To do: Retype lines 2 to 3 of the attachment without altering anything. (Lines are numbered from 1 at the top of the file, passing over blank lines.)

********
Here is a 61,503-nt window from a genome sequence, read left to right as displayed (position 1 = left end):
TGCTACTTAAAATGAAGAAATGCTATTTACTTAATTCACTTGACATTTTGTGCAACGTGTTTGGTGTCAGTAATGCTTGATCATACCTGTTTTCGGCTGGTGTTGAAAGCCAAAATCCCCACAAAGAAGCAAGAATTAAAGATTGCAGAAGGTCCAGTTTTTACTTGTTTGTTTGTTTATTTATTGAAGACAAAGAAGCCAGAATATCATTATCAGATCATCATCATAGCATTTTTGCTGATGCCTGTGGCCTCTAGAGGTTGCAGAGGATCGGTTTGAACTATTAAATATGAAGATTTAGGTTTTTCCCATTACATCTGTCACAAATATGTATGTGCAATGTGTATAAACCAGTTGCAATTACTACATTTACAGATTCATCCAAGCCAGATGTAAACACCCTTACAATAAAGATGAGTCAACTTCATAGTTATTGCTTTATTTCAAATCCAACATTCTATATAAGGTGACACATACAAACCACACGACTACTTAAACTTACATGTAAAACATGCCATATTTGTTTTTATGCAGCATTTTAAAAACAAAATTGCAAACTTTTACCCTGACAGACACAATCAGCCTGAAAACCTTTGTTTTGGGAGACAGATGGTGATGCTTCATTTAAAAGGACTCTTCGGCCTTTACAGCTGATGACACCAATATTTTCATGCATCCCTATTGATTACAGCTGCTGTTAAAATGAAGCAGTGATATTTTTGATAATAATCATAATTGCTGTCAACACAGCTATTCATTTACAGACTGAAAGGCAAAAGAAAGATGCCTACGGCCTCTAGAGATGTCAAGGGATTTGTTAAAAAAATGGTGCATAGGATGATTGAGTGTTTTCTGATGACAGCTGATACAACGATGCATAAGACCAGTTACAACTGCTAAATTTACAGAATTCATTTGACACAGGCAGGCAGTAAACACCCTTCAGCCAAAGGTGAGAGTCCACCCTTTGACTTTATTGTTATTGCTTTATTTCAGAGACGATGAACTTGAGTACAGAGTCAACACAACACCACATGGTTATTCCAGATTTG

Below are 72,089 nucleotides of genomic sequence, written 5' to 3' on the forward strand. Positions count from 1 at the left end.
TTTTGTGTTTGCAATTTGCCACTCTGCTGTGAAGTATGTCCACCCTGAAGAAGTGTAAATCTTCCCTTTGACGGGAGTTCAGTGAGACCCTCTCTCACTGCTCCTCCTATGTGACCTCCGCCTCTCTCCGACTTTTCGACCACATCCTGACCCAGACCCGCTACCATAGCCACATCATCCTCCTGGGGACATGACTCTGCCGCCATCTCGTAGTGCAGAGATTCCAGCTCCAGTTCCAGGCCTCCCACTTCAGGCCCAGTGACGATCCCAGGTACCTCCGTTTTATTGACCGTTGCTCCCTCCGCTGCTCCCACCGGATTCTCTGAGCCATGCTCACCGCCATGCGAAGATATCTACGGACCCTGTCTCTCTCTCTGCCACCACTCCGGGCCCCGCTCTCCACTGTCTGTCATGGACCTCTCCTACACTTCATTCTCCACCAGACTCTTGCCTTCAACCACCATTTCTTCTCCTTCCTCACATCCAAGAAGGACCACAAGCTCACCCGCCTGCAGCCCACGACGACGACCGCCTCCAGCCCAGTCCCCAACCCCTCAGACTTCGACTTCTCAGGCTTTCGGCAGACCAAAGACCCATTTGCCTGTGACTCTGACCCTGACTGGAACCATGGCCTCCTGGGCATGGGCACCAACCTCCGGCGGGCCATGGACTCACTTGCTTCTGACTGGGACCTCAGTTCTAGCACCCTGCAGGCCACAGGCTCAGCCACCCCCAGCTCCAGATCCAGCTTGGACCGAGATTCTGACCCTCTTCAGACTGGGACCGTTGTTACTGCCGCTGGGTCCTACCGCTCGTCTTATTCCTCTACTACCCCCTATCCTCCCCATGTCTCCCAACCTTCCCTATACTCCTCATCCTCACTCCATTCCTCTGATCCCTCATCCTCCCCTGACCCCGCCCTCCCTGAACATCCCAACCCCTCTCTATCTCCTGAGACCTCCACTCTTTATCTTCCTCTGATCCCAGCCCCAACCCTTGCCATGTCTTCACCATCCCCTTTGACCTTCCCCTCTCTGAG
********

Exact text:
TGCTACTTAAAATGAAGAAATGCTATTTACTTAATTCACTTGACATTTTGTGCAACGTGTTTGGTGTCAGTAATGCTTGATCATACCTGTTTTCGGCTGGTGTTGAAAGCCAAAATCCCCACAAAGAAGCAAGAATTAAAGATTGCAGAAGGTCCAGTTTTTACTTGTTTGTTTGTTTATTTATTGAAGACAAAGAAGCCAGAATATCATTATCAGATCATCATCATAGCATTTTTGCTGATGCCTGTGGCCTCTAGAGGTTGCAGAGGATCGGTTTGAACTATTAAATATGAAGATTTAGGTTTTTCCCATTACATCTGTCACAAATATGTATGTGCAATGTGTATAAACCAGTTGCAATTACTACATTTACAGATTCATCCAAGCCAGATGTAAACACCCTTACAATAAAGATGAGTCAACTTCATAGTTATTGCTTTATTTCAAATCCAACATTCTATATAAGGTGACACATACAAACCACACGACTACTTAAACTTACATGTAAAACATGCCATATTTGTTTTTATGCAGCATTTTAAAAACAAAATTGCAAACTTTTACCCTGACAGACACAATCAGCCTGAAAACCTTTGTTTTGGGAGACAGATGGTGATGCTTCATTTAAAAGGACTCTTCGGCCTTTACAGCTGATGACACCAATATTTTCATGCATCCCTATTGATTACAGCTGCTGTTAAAATGAAGCAGTGATATTTTTGATAATAATCATAATTGCTGTCAACACAGCTATTCATTTACAGACTGAAAGGCAAAAGAAAGATGCCTACGGCCTCTAGAGATGTCAAGGGATTTGTTAAAAAAATGGTGCATAGGATGATTGAGTGTTTTCTGATGACAGCTGATACAACGATGCATAAGACCAGTTACAACTGCTAAATTTACAGAATTCATTTGACACAGGCAGGCAGTAAACACCCTTCAGCCAAAGGTGAGAGTCCACCCTTTGACTTTATTGTTATTGCTTTATTTCAGAGACGATGAACTTGAGTACAGAGTCAACACAACACCACATGGTTATTCCAGATTTG

Below are 72,089 nucleotides of genomic sequence, written 5' to 3' on the forward strand. Positions count from 1 at the left end.